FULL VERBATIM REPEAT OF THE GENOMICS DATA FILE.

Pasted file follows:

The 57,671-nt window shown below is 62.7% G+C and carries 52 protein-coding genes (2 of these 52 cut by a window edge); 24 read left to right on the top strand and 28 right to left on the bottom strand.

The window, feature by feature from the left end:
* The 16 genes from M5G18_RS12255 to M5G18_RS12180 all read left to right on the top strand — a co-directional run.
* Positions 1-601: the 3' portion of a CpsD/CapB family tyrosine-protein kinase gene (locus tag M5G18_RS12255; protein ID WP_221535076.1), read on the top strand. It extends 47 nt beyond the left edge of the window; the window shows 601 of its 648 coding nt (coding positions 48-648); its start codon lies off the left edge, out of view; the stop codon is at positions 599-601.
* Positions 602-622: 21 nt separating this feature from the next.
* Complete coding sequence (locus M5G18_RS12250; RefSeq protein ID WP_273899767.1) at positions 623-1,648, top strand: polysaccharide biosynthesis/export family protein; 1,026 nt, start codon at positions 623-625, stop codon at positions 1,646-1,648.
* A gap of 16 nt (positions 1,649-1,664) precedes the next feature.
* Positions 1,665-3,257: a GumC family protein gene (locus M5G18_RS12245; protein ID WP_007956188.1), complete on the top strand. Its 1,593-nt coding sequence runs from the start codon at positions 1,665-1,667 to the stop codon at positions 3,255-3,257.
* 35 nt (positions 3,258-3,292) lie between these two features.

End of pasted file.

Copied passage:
The 57,671-nt window shown below is 62.7% G+C and carries 52 protein-coding genes (2 of these 52 cut by a window edge); 24 read left to right on the top strand and 28 right to left on the bottom strand.

The window, feature by feature from the left end:
* The 16 genes from M5G18_RS12255 to M5G18_RS12180 all read left to right on the top strand — a co-directional run.
* Positions 1-601: the 3' portion of a CpsD/CapB family tyrosine-protein kinase gene (locus tag M5G18_RS12255; protein ID WP_221535076.1), read on the top strand. It extends 47 nt beyond the left edge of the window; the window shows 601 of its 648 coding nt (coding positions 48-648); its start codon lies off the left edge, out of view; the stop codon is at positions 599-601.
* Positions 602-622: 21 nt separating this feature from the next.
* Complete coding sequence (locus M5G18_RS12250; RefSeq protein ID WP_273899767.1) at positions 623-1,648, top strand: polysaccharide biosynthesis/export family protein; 1,026 nt, start codon at positions 623-625, stop codon at positions 1,646-1,648.
* A gap of 16 nt (positions 1,649-1,664) precedes the next feature.
* Positions 1,665-3,257: a GumC family protein gene (locus M5G18_RS12245; protein ID WP_007956188.1), complete on the top strand. Its 1,593-nt coding sequence runs from the start codon at positions 1,665-1,667 to the stop codon at positions 3,255-3,257.
* 35 nt (positions 3,258-3,292) lie between these two features.